Now the teacher has the whole story and will probably take charge of how the clean-up gets done. Probably the teacher will still expect the girl to stay and to take some action to help fix the problem. She might not be able to pick up pieces of glass safely, but she can use the broom to sweep them into a dustpan the teacher is holding. The teacher is doing a lot of the work, but she is also keeping the girl’s attention on the whole process so she can learn more about how people solve this kind of problem safely and effectively.
Adults want kids to learn to deal with problems. That’s why they sometimes say things like, “I want you to solve it yourself,” or “Figure it out on your own.” And if you spilled a bunch of pencils, you do need to solve it yourself. But if the problem you’re dealing with is one you have no idea how to solve, or if you don’t know how to do the work safely, or if you can tell that what you are trying is not effective because the problem is getting bigger instead of better, then you need help. Persisting until you get adult help is important.
Sometimes the problems that we have are with stuff, like pencils and broken glass, but sometimes the problems are with people – like maybe kids are being mean with words or maybe people are being too rough. If you have the skill to manage the problem safely and effectively, it’s your responsibility to solve it yourself. But if you DON’T have the skills to manage the problem safely and effectively so that the problem stops, then it’s more of a broken-glass kind of mess. You need to get help and to keep getting help until an adult really understands the whole story and helps you get the problem to stop.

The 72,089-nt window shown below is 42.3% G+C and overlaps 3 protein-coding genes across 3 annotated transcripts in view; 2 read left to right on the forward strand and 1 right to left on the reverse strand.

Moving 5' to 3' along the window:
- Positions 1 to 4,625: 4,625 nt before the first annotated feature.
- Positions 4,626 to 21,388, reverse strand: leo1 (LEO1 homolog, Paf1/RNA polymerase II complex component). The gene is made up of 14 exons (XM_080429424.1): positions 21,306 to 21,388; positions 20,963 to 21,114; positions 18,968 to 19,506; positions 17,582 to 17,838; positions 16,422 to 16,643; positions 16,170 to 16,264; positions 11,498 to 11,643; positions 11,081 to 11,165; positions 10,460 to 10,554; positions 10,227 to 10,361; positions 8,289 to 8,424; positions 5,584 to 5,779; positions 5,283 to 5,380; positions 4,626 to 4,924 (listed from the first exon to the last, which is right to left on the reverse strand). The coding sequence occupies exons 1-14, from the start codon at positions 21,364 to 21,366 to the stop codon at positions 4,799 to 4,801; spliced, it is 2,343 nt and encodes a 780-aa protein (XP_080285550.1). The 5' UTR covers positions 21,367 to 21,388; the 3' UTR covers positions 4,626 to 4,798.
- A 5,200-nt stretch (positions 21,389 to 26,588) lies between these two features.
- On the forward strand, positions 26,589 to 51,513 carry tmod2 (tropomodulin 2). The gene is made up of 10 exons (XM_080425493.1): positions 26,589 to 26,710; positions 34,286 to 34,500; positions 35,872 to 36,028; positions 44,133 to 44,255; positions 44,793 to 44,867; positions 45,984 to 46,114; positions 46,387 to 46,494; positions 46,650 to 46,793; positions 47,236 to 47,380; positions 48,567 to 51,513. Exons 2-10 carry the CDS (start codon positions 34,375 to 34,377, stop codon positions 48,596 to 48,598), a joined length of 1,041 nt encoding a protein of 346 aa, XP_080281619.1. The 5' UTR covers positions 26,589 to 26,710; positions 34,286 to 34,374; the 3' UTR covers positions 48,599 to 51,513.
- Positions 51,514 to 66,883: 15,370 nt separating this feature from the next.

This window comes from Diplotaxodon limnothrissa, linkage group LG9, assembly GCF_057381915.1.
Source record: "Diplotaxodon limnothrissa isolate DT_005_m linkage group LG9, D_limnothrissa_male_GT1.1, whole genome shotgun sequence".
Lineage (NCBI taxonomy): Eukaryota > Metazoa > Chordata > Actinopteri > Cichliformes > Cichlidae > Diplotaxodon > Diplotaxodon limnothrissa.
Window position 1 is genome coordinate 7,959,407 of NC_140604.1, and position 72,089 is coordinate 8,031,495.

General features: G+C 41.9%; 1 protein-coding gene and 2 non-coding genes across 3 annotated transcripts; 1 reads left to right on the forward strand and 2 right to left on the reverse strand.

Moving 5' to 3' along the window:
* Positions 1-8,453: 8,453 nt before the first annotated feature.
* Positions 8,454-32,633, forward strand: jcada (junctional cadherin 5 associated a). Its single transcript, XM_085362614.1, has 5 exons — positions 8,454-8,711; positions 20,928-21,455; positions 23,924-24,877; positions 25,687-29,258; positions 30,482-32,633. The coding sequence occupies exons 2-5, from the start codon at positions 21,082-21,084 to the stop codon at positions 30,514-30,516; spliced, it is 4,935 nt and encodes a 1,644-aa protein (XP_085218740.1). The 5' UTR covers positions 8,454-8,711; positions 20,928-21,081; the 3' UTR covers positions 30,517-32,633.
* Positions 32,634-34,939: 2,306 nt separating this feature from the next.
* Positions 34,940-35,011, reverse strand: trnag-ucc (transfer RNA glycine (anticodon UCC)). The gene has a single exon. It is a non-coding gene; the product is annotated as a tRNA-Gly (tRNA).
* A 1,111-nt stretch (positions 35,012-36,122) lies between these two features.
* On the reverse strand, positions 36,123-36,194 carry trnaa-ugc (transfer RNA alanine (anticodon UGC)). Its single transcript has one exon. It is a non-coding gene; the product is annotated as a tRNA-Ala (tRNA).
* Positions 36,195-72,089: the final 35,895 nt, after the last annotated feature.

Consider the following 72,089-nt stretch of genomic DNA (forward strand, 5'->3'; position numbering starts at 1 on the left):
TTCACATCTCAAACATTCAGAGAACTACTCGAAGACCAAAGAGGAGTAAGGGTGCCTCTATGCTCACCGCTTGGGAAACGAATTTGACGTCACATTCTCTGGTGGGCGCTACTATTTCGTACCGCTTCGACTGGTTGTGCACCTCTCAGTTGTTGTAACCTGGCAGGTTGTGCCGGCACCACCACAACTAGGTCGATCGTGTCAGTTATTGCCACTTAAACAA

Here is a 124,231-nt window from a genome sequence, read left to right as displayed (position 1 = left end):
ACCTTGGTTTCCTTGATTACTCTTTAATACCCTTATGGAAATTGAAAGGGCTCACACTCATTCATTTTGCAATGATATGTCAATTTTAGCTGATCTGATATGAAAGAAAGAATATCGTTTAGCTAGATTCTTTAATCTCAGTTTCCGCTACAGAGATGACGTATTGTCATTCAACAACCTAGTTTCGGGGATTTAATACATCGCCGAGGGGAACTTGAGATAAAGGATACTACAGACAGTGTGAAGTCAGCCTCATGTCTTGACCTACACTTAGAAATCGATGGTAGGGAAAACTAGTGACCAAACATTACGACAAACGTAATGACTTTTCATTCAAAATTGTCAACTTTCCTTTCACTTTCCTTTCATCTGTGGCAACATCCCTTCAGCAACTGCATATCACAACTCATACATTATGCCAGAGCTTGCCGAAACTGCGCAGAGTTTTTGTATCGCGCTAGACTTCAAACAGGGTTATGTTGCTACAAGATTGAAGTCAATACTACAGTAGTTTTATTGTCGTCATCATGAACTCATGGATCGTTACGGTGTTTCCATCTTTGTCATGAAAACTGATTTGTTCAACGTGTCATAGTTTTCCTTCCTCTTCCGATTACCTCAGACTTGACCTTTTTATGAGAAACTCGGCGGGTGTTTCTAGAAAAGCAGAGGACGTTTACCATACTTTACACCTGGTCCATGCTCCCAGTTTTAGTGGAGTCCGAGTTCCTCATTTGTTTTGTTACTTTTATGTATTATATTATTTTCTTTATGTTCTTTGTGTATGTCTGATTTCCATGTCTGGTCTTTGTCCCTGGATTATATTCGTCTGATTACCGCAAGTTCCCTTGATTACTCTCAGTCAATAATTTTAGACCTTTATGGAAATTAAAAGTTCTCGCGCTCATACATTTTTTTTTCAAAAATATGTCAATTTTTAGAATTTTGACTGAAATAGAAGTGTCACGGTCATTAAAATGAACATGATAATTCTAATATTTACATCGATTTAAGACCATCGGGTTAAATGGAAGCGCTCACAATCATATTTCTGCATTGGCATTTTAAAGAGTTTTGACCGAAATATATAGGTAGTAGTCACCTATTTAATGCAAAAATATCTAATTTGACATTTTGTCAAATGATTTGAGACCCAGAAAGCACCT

A boy with his mom once told a Kidpower instructor, “You know, at our school, teachers want kids to solve problems between themselves on their own so they’ll learn how, and when I say ‘I need help,’ they say, ‘Go work on it yourselves.’ But, it just gets worse!” The boy really wanted to fix the problems himself. But he knew that they weren’t getting it right on their own without adult help. None of the kids had strong skills yet for solving the problem effectively on their own, and they were making problems bigger, not better. Solving it themselves was less safe, and they were not learning the problem-solving skills from each other. They needed guidance.
Just like the girl who broke the glass needs lots of coaching over time to gradually learn how to deal with that kind of mess independently, all kids need coaching from experienced problem solvers in how to solve problems between people effectively. We coached the boy and his mom how to tell his teachers the whole story to get the problem solving coaching that he needed. They practiced saying, “I want to solve it myself, but I don’t know how. Please help me learn.”
That small skill made things a lot better for him, for his friends, and also for the teachers, because then they understood the whole problem better, that he wasn’t trying to pass off the job onto them. They knew that he wanted their help in order to learn how to solve it himself, and that kind of help was exactly what they wanted to give.
Visit kidpower.org for more People Safety tips, and remember, in everything you do, stay safe, act wisely, and of course, believe in yourself!